– Jon Custer
    Jan 16 at 18:19
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    @JonCuster You could, but I wouldn't find it a very interesting discussion. Jan 16 at 23:06
  • @Mayou36 I meant to return to this answer, but didn't. Now, people have provided many more detailed answers and I would just be adding similar statements. I've upvoted those I agree with. Jan 16 at 23:11
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GenAI does not understand, does not reason. It's basically a parrot on steroids, repeating and creating from learned content based on probabilities.

Thus you cannot rely on it to follow arguments, scientific discourse. And therefore it seems unsafe or unreliable to use it in literature review.

Say, for example, there is a flaw in the line of reasoning of a paper you are citing, a wrong assumption or fake data that is easily identifiable. As a human reader you should be able to spot this and your review would contain a mention of your concerns (or discard the work entirely as part of the review), an LLM might just blindly summarize the work even though it's bogus.

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This is a value judgment you would have to make, there is no gold standard answer.

However before you do make a decision, take into account what AI is:

Artificial intelligence (AI), the ability of a digital computer or computer-controlled robot to perform tasks commonly associated with intelligent beings. The term is frequently applied to the project of developing systems endowed with the intellectual processes characteristic of humans, such as the ability to reason, discover meaning, generalize, or learn from past experience.

In other words, it is designed to learn from your interactions with it, the more you utilize it the more it learns to be better than you at the task you are utilizing it for. Basically, you're teaching it to learn how to be better than you. So, the question of who is utilizing who ought to be answered beforehand, especially because those AI tools didn't appear ex nihilo, some entity—in most cases —with a pecuniary motive designed them.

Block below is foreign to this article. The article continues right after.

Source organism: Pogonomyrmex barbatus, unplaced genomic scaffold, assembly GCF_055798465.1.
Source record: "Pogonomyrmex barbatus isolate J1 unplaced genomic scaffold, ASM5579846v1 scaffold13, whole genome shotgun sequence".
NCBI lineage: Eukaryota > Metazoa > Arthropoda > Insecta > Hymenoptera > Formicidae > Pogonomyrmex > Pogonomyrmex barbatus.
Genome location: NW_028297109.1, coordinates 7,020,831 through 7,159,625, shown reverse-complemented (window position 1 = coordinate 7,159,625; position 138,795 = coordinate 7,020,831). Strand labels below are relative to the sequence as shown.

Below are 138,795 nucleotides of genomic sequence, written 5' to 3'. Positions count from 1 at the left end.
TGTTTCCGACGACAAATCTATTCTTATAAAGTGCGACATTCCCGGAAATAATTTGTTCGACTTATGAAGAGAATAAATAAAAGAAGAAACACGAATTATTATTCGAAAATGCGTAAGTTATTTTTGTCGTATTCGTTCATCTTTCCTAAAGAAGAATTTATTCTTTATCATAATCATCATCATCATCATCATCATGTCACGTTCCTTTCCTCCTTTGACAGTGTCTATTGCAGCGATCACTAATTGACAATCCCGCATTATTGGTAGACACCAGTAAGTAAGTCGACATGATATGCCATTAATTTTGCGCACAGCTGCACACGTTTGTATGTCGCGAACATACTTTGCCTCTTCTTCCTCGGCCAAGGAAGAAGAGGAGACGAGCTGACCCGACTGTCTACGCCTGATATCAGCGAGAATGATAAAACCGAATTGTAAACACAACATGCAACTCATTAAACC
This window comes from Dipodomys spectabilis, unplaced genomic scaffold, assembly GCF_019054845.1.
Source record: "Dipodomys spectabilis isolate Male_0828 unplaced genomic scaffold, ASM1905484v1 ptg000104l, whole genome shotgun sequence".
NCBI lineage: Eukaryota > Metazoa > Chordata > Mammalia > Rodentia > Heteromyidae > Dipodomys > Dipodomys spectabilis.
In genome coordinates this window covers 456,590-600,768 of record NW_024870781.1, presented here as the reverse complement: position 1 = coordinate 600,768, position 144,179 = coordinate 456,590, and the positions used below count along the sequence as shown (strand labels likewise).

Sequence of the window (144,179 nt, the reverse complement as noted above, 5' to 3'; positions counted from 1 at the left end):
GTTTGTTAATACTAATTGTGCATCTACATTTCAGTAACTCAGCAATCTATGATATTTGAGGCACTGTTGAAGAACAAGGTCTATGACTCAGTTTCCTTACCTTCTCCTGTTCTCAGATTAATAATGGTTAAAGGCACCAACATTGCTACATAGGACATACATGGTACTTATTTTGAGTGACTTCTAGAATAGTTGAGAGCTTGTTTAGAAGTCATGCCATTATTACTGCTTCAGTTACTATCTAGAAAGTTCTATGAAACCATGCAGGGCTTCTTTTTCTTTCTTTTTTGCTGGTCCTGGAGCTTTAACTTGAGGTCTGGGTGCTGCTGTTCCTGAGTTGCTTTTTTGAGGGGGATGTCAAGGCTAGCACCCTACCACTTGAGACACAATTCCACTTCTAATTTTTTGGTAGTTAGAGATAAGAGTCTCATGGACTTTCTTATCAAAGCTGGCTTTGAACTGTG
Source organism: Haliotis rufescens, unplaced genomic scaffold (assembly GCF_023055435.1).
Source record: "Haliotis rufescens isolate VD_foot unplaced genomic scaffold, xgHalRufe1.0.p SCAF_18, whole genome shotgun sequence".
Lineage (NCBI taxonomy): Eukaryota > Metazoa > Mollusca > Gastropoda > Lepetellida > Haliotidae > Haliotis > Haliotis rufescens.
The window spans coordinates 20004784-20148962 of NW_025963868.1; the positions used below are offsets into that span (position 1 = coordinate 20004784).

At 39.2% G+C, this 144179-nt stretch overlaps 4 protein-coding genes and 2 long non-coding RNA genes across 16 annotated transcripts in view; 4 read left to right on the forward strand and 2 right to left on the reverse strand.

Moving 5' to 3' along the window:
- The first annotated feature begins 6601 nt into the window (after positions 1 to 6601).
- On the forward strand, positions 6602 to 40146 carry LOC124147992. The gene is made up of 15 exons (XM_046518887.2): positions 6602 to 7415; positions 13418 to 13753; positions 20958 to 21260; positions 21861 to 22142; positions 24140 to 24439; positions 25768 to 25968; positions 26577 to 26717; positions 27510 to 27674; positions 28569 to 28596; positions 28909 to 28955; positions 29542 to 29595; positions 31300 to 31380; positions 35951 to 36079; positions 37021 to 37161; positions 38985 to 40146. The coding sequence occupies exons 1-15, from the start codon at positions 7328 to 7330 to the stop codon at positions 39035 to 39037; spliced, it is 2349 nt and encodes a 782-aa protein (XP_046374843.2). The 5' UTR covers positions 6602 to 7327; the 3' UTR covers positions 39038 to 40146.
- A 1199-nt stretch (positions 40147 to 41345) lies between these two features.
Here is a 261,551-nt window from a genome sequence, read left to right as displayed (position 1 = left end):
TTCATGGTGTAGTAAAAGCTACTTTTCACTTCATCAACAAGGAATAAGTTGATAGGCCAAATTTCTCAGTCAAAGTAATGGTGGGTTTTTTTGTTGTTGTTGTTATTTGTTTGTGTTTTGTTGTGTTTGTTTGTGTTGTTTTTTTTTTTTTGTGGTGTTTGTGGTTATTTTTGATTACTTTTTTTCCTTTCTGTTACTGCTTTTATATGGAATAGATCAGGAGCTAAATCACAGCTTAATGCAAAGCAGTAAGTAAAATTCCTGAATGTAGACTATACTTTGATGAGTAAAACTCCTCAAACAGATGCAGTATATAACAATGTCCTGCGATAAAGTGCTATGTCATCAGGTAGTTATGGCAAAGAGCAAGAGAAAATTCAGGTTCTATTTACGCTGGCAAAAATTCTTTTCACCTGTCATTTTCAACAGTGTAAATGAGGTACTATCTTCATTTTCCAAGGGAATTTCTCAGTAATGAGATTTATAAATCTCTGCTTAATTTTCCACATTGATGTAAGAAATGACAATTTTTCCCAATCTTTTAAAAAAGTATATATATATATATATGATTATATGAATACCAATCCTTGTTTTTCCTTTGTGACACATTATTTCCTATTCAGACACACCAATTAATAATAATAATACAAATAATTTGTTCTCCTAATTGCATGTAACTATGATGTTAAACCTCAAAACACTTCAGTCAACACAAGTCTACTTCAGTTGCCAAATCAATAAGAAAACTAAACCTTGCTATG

Take this case for an example:

You've probably heard the story: A young buck comes into a new job full of confidence, and the weathered older worker has to show them the ropes—only to find out they’ll be unemployed once the new employee is up to speed. This has been happening among humans for a long time—but it may soon start happening between humans and artificial intelligence.

Put all of this together and there’s the potential that companies could use data they’ve harvested from workers—by monitoring them and having them interact with AI that can learn from them—to develop new AI programs that could actually replace them. If your boss can figure out exactly how you do your job, and an AI program is learning from the data you’re producing, then eventually your boss might be able to just have the program do the job instead.

In closing, while AI tools do offer advertised benefits one must be cognizant of the unadvertised costs too.

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    This aswer is not completely accurate. The majority of AI systems are not continuously learning by interacting with users. This would require a massive capacity of computing power. Even models like chat gpt can be used in safe privacy protected manner. My university wrapped it up with their own interface and all data are encrypted.
    – The Doctor
    Jan 16 at 19:40
  • @TheDoctor If it really is OpenAI's ChatGPT, you've been mislead. OpenAI promises not to use data given to their API for training any more, but they used to, and regular ChatGPT does use information for this purpose.
    – wizzwizz4
    Jan 17 at 3:29
  • That said, @Ptah-hotep: while “it is designed to learn from your interactions with it” is true (in a sense, depending on what we mean by “it”, “designed” and “learn”) of many such systems, that's not anything inherent or intrinsic to it being AI. It's a property of the particular computer system.
    – wizzwizz4
    Jan 17 at 3:30
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    ChatGPT is not the only LLM available. I run LLAMA2 and many other models on my on instances. There is absolutely no learning involved in these modeld unless I want to fine tune it. Nonetheless, my institution host their own ChatGPT and they promise that no data is sent to OpenAI, everything is done locally.
    – The Doctor
    Jan 17 at 7:04
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    @wizzwizz4 Even when they were using user data, they were not using it for continuously learning. What they meant by using user data is that they would collect your interactions, and may or may not choose to use it as part of the dataset for the next generation of models. Its a significant difference. Its generational not continuous. Jan 17 at 13:28